Wright derives his new understanding of justification from three fundamental assumptions: (1) Paul uses covenant language; (2) Paul uses law-court language; and (3) Paul has an eschatological understanding of justification.  First, Paul uses covenant language because he is a Jew living during Second Temple Judaism.  The Jews of Paul’s day were anxiously awaiting God’s fulfillment of His promises to Abraham[28], so Paul used terms that were familiar to them.  Second, Paul uses law-court language because he wants his readers and hearers to understand justification in terms of a Jewish courtroom.[29]

First, within the law-court setting, the “righteousness” which someone has when court has found in their favour is not a moral quality which they bring into court with them; it is the legal status which they carry out of court with them.  Second, we saw that this legal status, the “righteousness” of the person who has won the case, is not to be confused with the judge’s “righteousness”. [30]

Wright, who has already rejected the soteriological meaning of justification, now completes his attack upon the doctrine: the righteousness of God, Christ’s righteousness, is not imputed to believers saved by faith.  “Is there, then, no ‘reckoning of righteousness’ in…Romans 5:14-21?  Yes, there is; but this is not God’s own righteousness or Christ’s own righteousness…but, rather, the fresh status of ‘covenant member’ and/or ‘justified sinner,’ which is accredited to those who are in Christ, who have heard the gospel and responded with ‘the obedience of faith.’”[31]  Likewise, Christ does not offer Himself up to God as a penal substitutionary atonement for sin.

Third, Paul uses the “language” of justification in terms of future vindication (eschatology), not present salvation (soteriology).  “The ‘works’ in accordance with which the Christian will be vindicated on the last day are not the unaided works of the self-help moralist.  Nor are they the performance of the ethnically distinctive Jewish boundary markers…They are, rather, the things that show that one is in Christ…produced in one’s life as a result of the Spirit’s indwelling and operation.”[32]  Those things a believer “does in the present by moral and physical effort will count to his credit on the last day” as signs of Christ’s work in him, ultimately providing the basis on which God will justify him and offering assurance that God, in the end, will vindicate His people.[33]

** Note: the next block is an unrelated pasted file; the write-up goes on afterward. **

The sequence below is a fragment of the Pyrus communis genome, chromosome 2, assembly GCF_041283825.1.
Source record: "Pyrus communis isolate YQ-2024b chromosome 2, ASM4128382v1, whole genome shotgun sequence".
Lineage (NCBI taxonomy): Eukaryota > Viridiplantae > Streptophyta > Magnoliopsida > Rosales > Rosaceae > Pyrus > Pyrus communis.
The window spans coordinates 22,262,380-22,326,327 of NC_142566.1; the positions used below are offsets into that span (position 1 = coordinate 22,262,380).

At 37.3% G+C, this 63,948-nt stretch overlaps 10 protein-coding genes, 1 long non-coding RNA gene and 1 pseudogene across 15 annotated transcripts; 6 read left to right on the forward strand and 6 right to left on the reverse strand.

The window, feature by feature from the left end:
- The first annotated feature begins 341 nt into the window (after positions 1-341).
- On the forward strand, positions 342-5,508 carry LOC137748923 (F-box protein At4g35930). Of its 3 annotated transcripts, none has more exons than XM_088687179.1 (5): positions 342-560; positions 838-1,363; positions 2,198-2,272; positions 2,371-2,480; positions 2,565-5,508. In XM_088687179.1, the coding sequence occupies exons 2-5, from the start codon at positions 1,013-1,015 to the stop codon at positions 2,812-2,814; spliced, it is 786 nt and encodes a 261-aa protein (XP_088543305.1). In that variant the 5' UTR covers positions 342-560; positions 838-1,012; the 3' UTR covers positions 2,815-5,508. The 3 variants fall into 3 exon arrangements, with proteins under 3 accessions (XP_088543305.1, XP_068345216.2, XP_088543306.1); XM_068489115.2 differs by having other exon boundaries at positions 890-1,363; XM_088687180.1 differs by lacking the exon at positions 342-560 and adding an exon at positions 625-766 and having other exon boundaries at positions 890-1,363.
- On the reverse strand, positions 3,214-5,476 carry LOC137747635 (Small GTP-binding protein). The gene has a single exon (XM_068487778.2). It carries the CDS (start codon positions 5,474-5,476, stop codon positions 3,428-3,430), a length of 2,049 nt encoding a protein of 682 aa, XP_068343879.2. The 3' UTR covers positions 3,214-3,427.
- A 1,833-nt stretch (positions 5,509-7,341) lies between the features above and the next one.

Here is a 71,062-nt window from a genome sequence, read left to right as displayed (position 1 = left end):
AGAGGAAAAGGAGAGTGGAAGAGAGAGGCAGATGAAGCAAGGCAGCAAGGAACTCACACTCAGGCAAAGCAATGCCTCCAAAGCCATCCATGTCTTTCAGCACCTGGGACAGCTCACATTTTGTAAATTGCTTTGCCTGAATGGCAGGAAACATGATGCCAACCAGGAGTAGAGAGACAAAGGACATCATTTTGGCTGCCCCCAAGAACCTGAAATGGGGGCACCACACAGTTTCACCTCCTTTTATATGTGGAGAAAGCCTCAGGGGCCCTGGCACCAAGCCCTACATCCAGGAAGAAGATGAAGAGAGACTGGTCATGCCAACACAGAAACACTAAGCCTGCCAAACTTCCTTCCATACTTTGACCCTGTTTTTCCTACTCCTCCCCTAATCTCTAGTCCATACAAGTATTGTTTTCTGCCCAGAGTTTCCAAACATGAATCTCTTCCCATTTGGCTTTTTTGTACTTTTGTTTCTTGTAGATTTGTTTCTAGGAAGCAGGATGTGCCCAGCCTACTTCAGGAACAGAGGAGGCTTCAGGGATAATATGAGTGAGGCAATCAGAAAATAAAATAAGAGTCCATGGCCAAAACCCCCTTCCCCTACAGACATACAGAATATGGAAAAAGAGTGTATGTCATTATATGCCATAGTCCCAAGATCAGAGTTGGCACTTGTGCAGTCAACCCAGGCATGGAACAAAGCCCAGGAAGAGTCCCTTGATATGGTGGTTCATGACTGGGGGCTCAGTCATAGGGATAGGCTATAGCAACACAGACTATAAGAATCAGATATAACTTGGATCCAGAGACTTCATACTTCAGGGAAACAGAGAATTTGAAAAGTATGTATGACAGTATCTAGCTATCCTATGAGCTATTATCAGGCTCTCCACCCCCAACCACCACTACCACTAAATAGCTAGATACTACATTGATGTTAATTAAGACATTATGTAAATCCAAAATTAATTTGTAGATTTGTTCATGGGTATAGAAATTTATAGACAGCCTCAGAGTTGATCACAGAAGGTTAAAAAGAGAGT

What, then, is to be said about faith?  For Wright, faith is not the means by which one receives salvation; faith is the “badge of membership” for God’s people. 

The place of faith in this picture has long been problematic within post-Reformation dogmatics.  Is faith something I “do” to earn God’s favour, and, if not, what role does it play?  Once we release Paul’s justification-language from the burden of having to describe “how someone becomes a Christian”, however, this is simply no longer a problem.  There is no danger of imagining that Christian faith is after all a surrogate “work”, let alone a substitute form of moral righteousness.  Faith is the badge of covenant membership, not something someone “performs” as a kind of initiation test.[34]
Wright’s seismic shift in his understanding of justification has generated a seismic shift in another doctrine, namely that of faith.  The looseness of his language, however, leaves one somewhat befuddled with regard to what Wright actually means.  Is faith a one-time gift that a believer receives and bears, and no longer a continual practice (i.e. strengthening one’s faith)?  And if salvation is not received through faith, how exactly does one receive it?  In response to these questions, Wright shifts three more doctrines: the Gospel, calling, and regeneration.  For Wright, the pronouncement that “Jesus is Lord” is the central message of the Gospel, and the pronouncement of this message is the primary means by which men are converted (i.e. called and regenerated).
Implications of Wright’s Theology

As already seen, one cannot simply adjust a single doctrine without affecting other doctrine, and the doctrine of justification cannot be isolated from all other areas of theology.  A shift in soteriology inevitably triggers a shift in eschatology; a shift in Christology triggers a shift in ecclesiology; and so on.  For this reason, Wright’s new perspective on justification produces shockwaves that reverberate throughout all areas of his theology, and in order to make his scheme work, Wright redefines not only one, but several, well-established doctrines.